Sure – as the cabbie who took me to the airport the Monday after the George Begg Classic Speedfest seemed to take great pleasure in pointing out – not everyone ‘in town’ is convinced. ‘Good luck with that,’ was his response when I tried to point out that any investment in the area whether it be by the O’Donnells or someone else, should surely be welcomed with open arms.
But I guess that human nature being what it is, it’s always going to be harder being a prophet in your hometown…
When I was growing up in Gore, Burt Munro, for instance, was a crotchety old goat us spotty-faced teens with our shiny new Honda, Suzuki and Yamaha trail bikes used to steer well clear of.
Yet look what a positive spin from movie director Roger Donaldson did for him.
George Begg, by all accounts, didn’t exactly suffer fools when he was at the height of his powers either.
Yet now, he is rightfully being remembered for what he achieved, for himself obviously, but also for his family, his province and for the state of the motor racing industry in this country.
As a kid I remember pestering the hell out of my poor mother, when I saw – in an ad in the Ensign newspaper – that George Begg was going to be the guest speaker at the local RSA’s next monthly ‘Housie Night.’
Though my late father had been a member, my tea-total mother was no great fan of the boozy reputation the local Reeza had. To her eternal credit, however, she managed to track down some old boy who was going and who – no doubt reluctantly – agreed to take me along.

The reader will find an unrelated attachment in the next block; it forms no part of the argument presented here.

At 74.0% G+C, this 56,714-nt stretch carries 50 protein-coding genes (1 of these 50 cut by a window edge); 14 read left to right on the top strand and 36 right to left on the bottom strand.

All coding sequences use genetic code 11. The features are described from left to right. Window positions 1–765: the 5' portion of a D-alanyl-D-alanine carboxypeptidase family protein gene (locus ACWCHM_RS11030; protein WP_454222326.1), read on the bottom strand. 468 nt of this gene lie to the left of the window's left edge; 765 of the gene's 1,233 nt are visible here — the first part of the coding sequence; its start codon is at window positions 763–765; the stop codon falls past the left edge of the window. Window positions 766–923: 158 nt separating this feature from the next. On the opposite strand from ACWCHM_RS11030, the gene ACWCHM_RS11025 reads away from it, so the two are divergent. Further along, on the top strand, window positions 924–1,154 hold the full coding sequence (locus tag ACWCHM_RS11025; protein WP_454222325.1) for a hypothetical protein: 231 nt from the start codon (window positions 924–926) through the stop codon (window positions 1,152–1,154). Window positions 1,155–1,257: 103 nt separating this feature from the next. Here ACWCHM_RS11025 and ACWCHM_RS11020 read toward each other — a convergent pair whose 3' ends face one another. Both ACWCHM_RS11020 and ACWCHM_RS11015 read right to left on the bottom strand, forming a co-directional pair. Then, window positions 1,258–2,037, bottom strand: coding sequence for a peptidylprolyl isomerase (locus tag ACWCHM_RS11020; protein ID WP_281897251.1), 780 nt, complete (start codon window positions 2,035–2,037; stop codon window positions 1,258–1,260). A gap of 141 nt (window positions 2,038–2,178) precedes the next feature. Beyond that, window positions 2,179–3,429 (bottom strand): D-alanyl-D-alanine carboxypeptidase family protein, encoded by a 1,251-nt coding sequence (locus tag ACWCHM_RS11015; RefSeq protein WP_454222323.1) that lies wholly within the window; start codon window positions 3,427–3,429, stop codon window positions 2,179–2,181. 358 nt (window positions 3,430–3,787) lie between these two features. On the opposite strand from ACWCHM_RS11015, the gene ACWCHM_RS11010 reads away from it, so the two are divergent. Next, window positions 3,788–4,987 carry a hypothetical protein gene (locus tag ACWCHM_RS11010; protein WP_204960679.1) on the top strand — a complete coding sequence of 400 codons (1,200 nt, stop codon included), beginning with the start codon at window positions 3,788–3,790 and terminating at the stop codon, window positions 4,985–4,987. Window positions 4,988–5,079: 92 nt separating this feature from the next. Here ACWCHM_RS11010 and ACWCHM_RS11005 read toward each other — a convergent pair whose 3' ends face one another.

These weren’t the days, of selfies, of course, nor was I the kind of confident kid who would thrust an autograph book (or more likely a sodden beer coaster) into the great man’s hand and demand his signature.
What I did do was hang on his every word, and resolve there and then to ‘do something in racing’ one day.
Year’s later I met George properly at a book launch here in Auckland and told him about that day.
Incredibly, he seemed as moved that what he had said that night had had such an effect on an impressionable kid as the kid (me) had been that night all those years ago.
So, you can probably imagine how I felt as I entered the ‘Bunker the Friday morning before the first Classic Speedfest named in his honour.
Not to mention when I saw the oversize scaffolding with the name of the meeting picked out in letters a metre-and-a-bit high just inside the main gate at Teretonga Park later that day.
That’s right. I felt proud of where I am from. Proud of my fellow Southlanders, proud of the province and proud that in my own small way I can play some part in countering some of the negativity that has blighted the place and the people who choose to make their lives there, for so long.